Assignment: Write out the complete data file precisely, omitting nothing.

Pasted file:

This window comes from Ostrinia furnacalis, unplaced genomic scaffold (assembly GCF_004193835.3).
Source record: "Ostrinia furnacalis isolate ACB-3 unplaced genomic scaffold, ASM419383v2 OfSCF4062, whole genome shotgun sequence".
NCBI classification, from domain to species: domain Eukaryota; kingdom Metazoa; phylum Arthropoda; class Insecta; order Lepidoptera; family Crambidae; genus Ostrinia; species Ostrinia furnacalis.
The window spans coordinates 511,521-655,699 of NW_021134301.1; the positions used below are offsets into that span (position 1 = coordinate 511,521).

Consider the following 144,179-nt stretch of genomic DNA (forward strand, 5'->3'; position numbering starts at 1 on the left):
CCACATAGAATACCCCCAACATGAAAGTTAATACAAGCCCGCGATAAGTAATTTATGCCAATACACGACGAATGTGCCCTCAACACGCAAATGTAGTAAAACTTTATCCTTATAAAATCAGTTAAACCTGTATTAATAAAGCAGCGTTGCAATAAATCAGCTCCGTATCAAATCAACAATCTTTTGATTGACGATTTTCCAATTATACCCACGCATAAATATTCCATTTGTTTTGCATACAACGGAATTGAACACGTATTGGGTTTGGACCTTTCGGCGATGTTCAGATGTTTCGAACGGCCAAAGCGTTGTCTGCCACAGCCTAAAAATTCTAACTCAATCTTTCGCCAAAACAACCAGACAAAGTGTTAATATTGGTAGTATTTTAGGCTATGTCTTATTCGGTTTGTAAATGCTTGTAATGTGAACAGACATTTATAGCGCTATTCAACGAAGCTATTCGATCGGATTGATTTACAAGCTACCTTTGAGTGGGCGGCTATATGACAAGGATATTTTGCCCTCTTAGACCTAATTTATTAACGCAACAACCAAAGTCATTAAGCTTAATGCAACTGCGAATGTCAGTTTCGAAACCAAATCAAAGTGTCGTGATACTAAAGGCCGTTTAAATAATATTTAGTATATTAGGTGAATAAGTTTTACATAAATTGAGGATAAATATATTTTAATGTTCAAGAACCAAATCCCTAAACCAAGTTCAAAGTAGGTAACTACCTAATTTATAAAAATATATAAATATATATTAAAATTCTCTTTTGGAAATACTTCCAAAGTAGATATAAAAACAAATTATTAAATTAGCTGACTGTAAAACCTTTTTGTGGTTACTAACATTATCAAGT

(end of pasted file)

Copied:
This window comes from Ostrinia furnacalis, unplaced genomic scaffold (assembly GCF_004193835.3).
Source record: "Ostrinia furnacalis isolate ACB-3 unplaced genomic scaffold, ASM419383v2 OfSCF4062, whole genome shotgun sequence".
NCBI classification, from domain to species: domain Eukaryota; kingdom Metazoa; phylum Arthropoda; class Insecta; order Lepidoptera; family Crambidae; genus Ostrinia; species Ostrinia furnacalis.
The window spans coordinates 511,521-655,699 of NW_021134301.1; the positions used below are offsets into that span (position 1 = coordinate 511,521).

Consider the following 144,179-nt stretch of genomic DNA (forward strand, 5'->3'; position numbering starts at 1 on the left):
CCACATAGAATACCCCCAACATGAAAGTTAATACAAGCCCGCGATAAGTAATTTATGCCAATACACGACGAATGTGCCCTCAACACGCAAATGTAGTAAAACTTTATCCTTATAAAATCAGTTAAACCTGTATTAATAAAGCAGCGTTGCAATAAATCAGCTCCGTATCAAATCAACAATCTTTTGATTGACGATTTTCCAATTATACCCACGCATAAATATTCCATTTGTTTTGCATACAACGGAATTGAACACGTATTGGGTTTGGACCTTTCGGCGATGTTCAGATGTTTCGAACGGCCAAAGCGTTGTCTGCCACAGCCTAAAAATTCTAACTCAATCTTTCGCCAAAACAACCAGACAAAGTGTTAATATTGGTAGTATTTTAGGCTATGTCTTATTCGGTTTGTAAATGCTTGTAATGTGAACAGACATTTATAGCGCTATTCAACGAAGCTATTCGATCGGATTGATTTACAAGCTACCTTTGAGTGGGCGGCTATATGACAAGGATATTTTGCCCTCTTAGACCTAATTTATTAACGCAACAACCAAAGTCATTAAGCTTAATGCAACTGCGAATGTCAGTTTCGAAACCAAATCAAAGTGTCGTGATACTAAAGGCCGTTTAAATAATATTTAGTATATTAGGTGAATAAGTTTTACATAAATTGAGGATAAATATATTTTAATGTTCAAGAACCAAATCCCTAAACCAAGTTCAAAGTAGGTAACTACCTAATTTATAAAAATATATAAATATATATTAAAATTCTCTTTTGGAAATACTTCCAAAGTAGATATAAAAACAAATTATTAAATTAGCTGACTGTAAAACCTTTTTGTGGTTACTAACATTATCAAGT